Solar Energy Shines in Cambodia
Cambodia is a beautiful country, yet many children stay in orphanages operated by different NGOs. To utilize the natural resources and reduce the operational cost of the orphanages, a group of HKUST students from Connect service learning program have spent the last two summers there to help build a solar energy system as the country is shiny for most of the time during the year.
Wat Opot Children Community (WOCC) is an NGO in Cambodia caring for orphans but with limited resources. Electricity expense is one of their major financial burdens. The project aimed to help them save cost by providing stable electricity and make them self-sustainable by installing the solar panels.
Starting in June 2016, a group of UST students visited WOCC in Who Wil Village to conduct a feasibility study, collect data and find out the possibilities of installing solar panels there. They measured the sunlight intensity, calculated the land area and land use and designed the installation plan.
This summer, in collaboration with our School of Engineering, a team revisited Cambodia in June again to actually build a solar panel system there with 60 solar panels and to educate the locals on how to operate it. One group of students completed the groundwork and built sample slab in June and a few students worked with technicians there to complete and document the installation. Before the trip, students had to attend workshops to learn more about solar panels and sustainable development.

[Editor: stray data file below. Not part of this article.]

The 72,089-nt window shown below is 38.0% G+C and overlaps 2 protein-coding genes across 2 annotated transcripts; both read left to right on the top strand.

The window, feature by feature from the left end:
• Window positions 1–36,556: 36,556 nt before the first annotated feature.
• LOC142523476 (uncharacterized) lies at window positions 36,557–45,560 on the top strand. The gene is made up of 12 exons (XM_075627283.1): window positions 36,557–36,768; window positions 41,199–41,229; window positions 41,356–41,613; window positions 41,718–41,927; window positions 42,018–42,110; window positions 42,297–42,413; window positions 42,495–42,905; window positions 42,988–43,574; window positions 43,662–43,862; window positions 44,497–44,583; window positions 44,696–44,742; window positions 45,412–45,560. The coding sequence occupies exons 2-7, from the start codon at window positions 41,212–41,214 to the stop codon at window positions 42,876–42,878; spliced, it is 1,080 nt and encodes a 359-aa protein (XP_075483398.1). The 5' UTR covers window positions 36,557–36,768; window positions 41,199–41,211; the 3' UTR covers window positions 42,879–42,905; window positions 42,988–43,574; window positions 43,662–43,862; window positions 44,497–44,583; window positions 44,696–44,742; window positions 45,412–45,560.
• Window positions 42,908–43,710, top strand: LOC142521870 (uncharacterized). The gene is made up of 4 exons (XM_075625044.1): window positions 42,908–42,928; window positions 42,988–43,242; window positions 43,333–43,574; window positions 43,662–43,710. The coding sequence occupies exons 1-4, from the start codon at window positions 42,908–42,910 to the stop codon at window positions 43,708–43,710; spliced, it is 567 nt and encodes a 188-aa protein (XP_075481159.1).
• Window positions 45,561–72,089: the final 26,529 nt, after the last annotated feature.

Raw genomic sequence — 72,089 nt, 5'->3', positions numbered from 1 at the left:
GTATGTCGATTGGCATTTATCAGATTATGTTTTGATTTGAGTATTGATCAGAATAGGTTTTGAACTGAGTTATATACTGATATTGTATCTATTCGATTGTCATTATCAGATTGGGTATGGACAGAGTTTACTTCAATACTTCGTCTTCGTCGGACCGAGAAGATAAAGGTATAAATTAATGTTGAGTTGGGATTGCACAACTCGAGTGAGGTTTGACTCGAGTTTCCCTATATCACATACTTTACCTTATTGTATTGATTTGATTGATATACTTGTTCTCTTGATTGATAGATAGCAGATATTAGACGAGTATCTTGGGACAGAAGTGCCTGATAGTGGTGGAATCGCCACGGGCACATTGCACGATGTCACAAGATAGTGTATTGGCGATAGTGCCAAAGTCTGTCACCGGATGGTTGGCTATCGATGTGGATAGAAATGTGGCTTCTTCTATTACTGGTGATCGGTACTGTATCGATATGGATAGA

When they arrived the Wat Opot, the selected location for solar panel installation was still a piece of grassland with some mango trees. The students were exhausted with the manual work but it was meaningful to them as contributing to the community. Students shared that when it comes to civil engineering tasks, they should trust the ability of local workers instead of teaching them how to do, and it’s important to manage the cooperation with every stakeholder and government regulation. When different majors of students came together, they addressed different problems by considering aspects which they have never thought of.
“My expectation was achieved that I understood more about Cambodia and the meaning of a service learning trip. I can no longer be ignorant about the outside world but explore more to consolidate my knowledge and views in the developing countries.” – Tse Man Yi (Year 4 SSCI)
“One of the reasons why I joined this trip was that I wanted to combine my knowledge in mechanical engineering with my passion for sustainable energy to work on a solar energy project that would help people.” – Ansh Nasta (Year 3 SENG/ MECH)
“This trip was one of the most satisfying and fulfilling trip I ever had, in the face of the recent climate changes and global quest for a sustainable future, I felt that the change has to start from me” – Turzo Bose (Year 2 SENG/ CEEV)